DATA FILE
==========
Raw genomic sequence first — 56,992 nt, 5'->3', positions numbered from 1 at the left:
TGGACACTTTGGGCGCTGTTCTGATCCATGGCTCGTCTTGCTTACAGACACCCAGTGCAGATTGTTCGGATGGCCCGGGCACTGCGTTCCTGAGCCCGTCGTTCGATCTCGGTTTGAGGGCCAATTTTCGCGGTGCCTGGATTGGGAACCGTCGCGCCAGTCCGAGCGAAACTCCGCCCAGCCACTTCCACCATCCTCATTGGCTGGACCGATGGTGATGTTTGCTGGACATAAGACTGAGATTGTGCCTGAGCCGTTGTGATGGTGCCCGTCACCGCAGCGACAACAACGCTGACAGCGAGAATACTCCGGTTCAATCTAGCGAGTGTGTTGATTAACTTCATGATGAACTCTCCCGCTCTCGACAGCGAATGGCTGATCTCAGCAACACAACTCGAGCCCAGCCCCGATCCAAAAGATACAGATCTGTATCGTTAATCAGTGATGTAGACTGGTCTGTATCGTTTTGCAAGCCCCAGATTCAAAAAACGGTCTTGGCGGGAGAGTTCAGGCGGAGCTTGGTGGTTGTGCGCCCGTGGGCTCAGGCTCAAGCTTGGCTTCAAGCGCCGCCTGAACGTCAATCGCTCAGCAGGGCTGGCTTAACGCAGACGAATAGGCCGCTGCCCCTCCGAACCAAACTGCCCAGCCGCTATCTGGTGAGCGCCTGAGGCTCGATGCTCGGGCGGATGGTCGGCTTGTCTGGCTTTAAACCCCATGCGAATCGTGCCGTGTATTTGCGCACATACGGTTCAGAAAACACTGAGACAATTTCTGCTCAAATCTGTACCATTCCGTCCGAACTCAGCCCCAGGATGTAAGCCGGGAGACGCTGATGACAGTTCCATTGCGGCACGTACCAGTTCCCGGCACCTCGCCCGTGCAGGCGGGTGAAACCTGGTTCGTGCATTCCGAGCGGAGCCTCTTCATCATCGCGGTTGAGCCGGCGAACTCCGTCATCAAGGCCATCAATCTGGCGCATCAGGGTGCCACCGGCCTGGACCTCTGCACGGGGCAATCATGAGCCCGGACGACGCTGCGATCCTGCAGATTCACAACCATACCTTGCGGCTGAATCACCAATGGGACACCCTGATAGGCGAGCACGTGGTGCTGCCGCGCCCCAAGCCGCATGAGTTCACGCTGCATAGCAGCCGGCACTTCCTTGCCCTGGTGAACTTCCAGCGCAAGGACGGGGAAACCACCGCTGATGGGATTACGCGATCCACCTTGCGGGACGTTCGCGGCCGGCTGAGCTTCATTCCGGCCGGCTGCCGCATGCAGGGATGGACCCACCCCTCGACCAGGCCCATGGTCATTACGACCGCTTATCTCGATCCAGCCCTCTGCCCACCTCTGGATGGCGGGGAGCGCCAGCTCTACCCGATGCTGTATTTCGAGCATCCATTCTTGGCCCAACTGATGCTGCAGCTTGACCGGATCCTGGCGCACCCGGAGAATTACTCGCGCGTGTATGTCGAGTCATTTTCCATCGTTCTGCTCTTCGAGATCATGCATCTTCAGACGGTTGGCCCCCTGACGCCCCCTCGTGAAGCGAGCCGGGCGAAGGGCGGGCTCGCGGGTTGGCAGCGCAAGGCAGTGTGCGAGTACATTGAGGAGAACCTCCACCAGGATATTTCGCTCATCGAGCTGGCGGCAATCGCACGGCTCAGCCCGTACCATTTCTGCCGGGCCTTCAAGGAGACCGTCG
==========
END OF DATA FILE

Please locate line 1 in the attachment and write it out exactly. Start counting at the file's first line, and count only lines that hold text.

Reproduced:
Raw genomic sequence first — 56,992 nt, 5'->3', positions numbered from 1 at the left: